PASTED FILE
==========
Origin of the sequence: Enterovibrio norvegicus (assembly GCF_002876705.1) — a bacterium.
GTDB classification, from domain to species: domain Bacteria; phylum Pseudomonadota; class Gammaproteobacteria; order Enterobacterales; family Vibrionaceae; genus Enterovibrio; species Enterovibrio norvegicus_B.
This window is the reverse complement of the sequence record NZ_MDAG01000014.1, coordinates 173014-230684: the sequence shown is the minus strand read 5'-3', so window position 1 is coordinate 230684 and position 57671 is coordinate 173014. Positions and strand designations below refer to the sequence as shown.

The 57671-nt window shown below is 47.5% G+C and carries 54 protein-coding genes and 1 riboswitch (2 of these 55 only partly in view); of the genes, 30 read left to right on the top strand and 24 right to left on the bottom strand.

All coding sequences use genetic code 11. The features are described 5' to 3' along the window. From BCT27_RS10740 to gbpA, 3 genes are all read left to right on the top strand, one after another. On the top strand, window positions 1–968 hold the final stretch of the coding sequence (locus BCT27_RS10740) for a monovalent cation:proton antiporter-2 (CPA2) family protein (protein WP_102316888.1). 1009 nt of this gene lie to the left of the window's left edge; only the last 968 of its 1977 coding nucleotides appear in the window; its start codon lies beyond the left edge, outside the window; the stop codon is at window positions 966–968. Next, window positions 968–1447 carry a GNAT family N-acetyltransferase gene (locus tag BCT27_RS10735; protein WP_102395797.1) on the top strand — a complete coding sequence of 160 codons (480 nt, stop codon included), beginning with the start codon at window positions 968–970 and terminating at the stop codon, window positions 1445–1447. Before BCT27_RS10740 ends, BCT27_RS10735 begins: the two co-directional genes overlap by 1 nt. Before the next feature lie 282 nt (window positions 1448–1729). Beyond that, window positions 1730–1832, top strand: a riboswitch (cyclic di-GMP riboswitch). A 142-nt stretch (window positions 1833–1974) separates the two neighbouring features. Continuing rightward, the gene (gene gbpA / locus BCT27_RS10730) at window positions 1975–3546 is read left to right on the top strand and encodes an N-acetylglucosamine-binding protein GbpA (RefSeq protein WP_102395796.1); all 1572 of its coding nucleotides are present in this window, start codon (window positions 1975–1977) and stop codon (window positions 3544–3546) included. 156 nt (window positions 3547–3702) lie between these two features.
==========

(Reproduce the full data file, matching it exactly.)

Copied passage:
Origin of the sequence: Enterovibrio norvegicus (assembly GCF_002876705.1) — a bacterium.
GTDB classification, from domain to species: domain Bacteria; phylum Pseudomonadota; class Gammaproteobacteria; order Enterobacterales; family Vibrionaceae; genus Enterovibrio; species Enterovibrio norvegicus_B.
This window is the reverse complement of the sequence record NZ_MDAG01000014.1, coordinates 173014-230684: the sequence shown is the minus strand read 5'-3', so window position 1 is coordinate 230684 and position 57671 is coordinate 173014. Positions and strand designations below refer to the sequence as shown.

The 57671-nt window shown below is 47.5% G+C and carries 54 protein-coding genes and 1 riboswitch (2 of these 55 only partly in view); of the genes, 30 read left to right on the top strand and 24 right to left on the bottom strand.

All coding sequences use genetic code 11. The features are described 5' to 3' along the window. From BCT27_RS10740 to gbpA, 3 genes are all read left to right on the top strand, one after another. On the top strand, window positions 1–968 hold the final stretch of the coding sequence (locus BCT27_RS10740) for a monovalent cation:proton antiporter-2 (CPA2) family protein (protein WP_102316888.1). 1009 nt of this gene lie to the left of the window's left edge; only the last 968 of its 1977 coding nucleotides appear in the window; its start codon lies beyond the left edge, outside the window; the stop codon is at window positions 966–968. Next, window positions 968–1447 carry a GNAT family N-acetyltransferase gene (locus tag BCT27_RS10735; protein WP_102395797.1) on the top strand — a complete coding sequence of 160 codons (480 nt, stop codon included), beginning with the start codon at window positions 968–970 and terminating at the stop codon, window positions 1445–1447. Before BCT27_RS10740 ends, BCT27_RS10735 begins: the two co-directional genes overlap by 1 nt. Before the next feature lie 282 nt (window positions 1448–1729). Beyond that, window positions 1730–1832, top strand: a riboswitch (cyclic di-GMP riboswitch). A 142-nt stretch (window positions 1833–1974) separates the two neighbouring features. Continuing rightward, the gene (gene gbpA / locus BCT27_RS10730) at window positions 1975–3546 is read left to right on the top strand and encodes an N-acetylglucosamine-binding protein GbpA (RefSeq protein WP_102395796.1); all 1572 of its coding nucleotides are present in this window, start codon (window positions 1975–1977) and stop codon (window positions 3544–3546) included. 156 nt (window positions 3547–3702) lie between these two features.